There is also the consideration of your own personal background. Although you may or may not have worked in the specific industry in the past, there is a chance you may possess useful insights because of your geographic or demographic background alone. A young professional might have ideas that resonate with people like themselves, which is invaluable to a business with this as one of their buyer personas. You don’t want to be pigeonholed as someone that only speaks from a particular perspective based on their background, but this can be an effective starting point to build credibility and positive regard for a newcomer to the field and organisation.

A great example of a USP from a marketing perspective is growing a strong understanding of SEO or SEM, as this is an area in which many businesses outsource to external agencies. If you can demonstrate this as a specialty and identify opportunities for the business to improve on, this will set you apart from many young professionals without this experience.


The power of determination, grit, and the willingness to take on an unenviable assignment shouldn’t be underestimated. If the opportunity presents itself to volunteer and make a good impression with a senior colleague, even if it doesn’t sound riveting, throw your hand up (assuming you have the right skill set to deliver, of course). Opportunities are abound to prove yourself, and taking advantage of these to grow your importance and stature is a great way to overcome the paradox many job seekers are facing.

Communicate proactively and manage your workload. 

We know that experience and knowledge take a long time to cultivate, but managing your workload and communicating effectively will immediately establish a reputation for reliability with your superiors. Know when you’re taking on too much, and say no judiciously (though as a junior employee, err on “yes” unless you really feel overtaxed). If you anticipate any difficulty in meeting a deadline, discuss it with your superior as soon as possible, and ask for guidance when you need it. Don’t be afraid to ask questions. And don’t forget the importance of following through.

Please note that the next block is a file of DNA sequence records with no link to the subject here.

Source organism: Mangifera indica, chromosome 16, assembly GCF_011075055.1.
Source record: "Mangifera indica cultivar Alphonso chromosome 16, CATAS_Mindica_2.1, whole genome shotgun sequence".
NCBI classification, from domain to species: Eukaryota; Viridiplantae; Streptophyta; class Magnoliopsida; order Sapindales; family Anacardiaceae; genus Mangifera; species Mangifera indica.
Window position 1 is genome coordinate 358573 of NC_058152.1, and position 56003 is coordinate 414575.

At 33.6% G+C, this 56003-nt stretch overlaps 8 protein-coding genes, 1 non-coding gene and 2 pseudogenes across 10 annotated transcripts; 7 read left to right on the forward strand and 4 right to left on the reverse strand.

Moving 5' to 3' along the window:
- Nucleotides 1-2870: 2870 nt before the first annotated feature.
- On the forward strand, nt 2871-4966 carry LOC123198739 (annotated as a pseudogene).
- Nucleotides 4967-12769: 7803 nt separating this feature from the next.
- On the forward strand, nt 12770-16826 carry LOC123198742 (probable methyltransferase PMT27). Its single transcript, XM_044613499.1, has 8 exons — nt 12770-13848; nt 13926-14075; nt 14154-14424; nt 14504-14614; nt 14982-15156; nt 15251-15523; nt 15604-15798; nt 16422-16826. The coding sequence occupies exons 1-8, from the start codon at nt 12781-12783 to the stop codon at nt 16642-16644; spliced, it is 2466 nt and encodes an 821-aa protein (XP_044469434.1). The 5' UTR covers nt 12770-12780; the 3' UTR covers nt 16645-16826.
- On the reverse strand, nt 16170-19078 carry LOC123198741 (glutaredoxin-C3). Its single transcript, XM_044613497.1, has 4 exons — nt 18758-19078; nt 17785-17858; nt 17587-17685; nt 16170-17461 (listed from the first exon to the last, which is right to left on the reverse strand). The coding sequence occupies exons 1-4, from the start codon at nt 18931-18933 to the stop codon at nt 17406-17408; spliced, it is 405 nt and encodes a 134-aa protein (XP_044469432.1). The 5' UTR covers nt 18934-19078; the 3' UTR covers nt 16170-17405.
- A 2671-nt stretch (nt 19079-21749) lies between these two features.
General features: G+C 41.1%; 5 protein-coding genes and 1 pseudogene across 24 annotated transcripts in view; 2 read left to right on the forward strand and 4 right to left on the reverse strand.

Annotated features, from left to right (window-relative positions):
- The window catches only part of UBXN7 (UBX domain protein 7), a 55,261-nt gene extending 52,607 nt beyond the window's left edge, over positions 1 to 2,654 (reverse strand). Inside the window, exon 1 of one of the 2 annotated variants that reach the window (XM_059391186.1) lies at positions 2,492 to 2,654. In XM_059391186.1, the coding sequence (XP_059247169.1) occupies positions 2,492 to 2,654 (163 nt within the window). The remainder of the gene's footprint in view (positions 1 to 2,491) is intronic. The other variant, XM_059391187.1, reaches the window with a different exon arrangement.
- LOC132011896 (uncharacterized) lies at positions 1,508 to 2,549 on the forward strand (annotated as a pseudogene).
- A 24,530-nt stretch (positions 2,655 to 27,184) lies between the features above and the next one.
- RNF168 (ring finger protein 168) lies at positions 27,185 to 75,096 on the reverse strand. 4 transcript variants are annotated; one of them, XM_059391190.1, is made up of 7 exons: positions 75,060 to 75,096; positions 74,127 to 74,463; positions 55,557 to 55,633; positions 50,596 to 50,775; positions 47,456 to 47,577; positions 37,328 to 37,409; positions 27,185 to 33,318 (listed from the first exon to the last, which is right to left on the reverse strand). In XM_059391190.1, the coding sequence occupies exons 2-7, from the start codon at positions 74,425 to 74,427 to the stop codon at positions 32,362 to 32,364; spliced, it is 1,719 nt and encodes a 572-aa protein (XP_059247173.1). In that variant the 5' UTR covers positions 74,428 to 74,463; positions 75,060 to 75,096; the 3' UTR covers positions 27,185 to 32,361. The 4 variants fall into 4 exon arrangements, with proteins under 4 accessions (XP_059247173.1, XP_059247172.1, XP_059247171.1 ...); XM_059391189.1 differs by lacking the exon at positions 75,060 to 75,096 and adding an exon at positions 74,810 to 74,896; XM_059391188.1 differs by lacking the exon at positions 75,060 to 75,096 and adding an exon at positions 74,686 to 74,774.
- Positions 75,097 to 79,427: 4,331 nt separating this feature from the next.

Bringing every single assignment to its conclusion without leaving any details hanging or deadlines unmet will mean you may not be the most experienced person in the room, but you can become one of the most reliable.

Build a network of close relationships

For those starting out in a new industry, your goal over time should be to build a deep, varied network of trusted colleagues that will be able to provide you with ongoing advice and feedback as you progress in your career. Starting out, your Linkedin may be a bit empty in terms of trusted connections, but you will be surprised how quickly you can build up a network for yourself.

Follow a similar approach you took in your schooling and post-graduation. You created a network of friends and academic colleagues in college and likely had to network when you looked for your job in the first place. Leverage these skills and apply them to your current situation. Invite coworkers to lunch. Identify senior colleagues you admire and get a feel for how you can use the organisations culture to connect with them. In some companies, you might be able to invite them directly to lunch or a coffee meeting. In others, you might want to wait until you’ve had more work experience with them before deepening the network tie.

Ultimately, the key is to work hard at getting to know as many people as possible on a professional, or even more personal level. These connections can prove to be critical to your development and growth, whether its as a sounding board for future ideas, mentors or potential advocates for you and your work. Demonstrate to them your commitment and motivation, as well as relevant expertise and when possible – find ways you can help them with their work.

Expertise and value won’t be built on it’s own, and your colleagues won’t see you as a crucial part of the organisation until you prove yourself as one. However, by developing the confidence to leverage the assets, tools and capabilities that you already have, credibility paradox can be surpassed whilst jump-starting a successful career in the process.

This article was repurposed from a piece in the Harvard Business Review.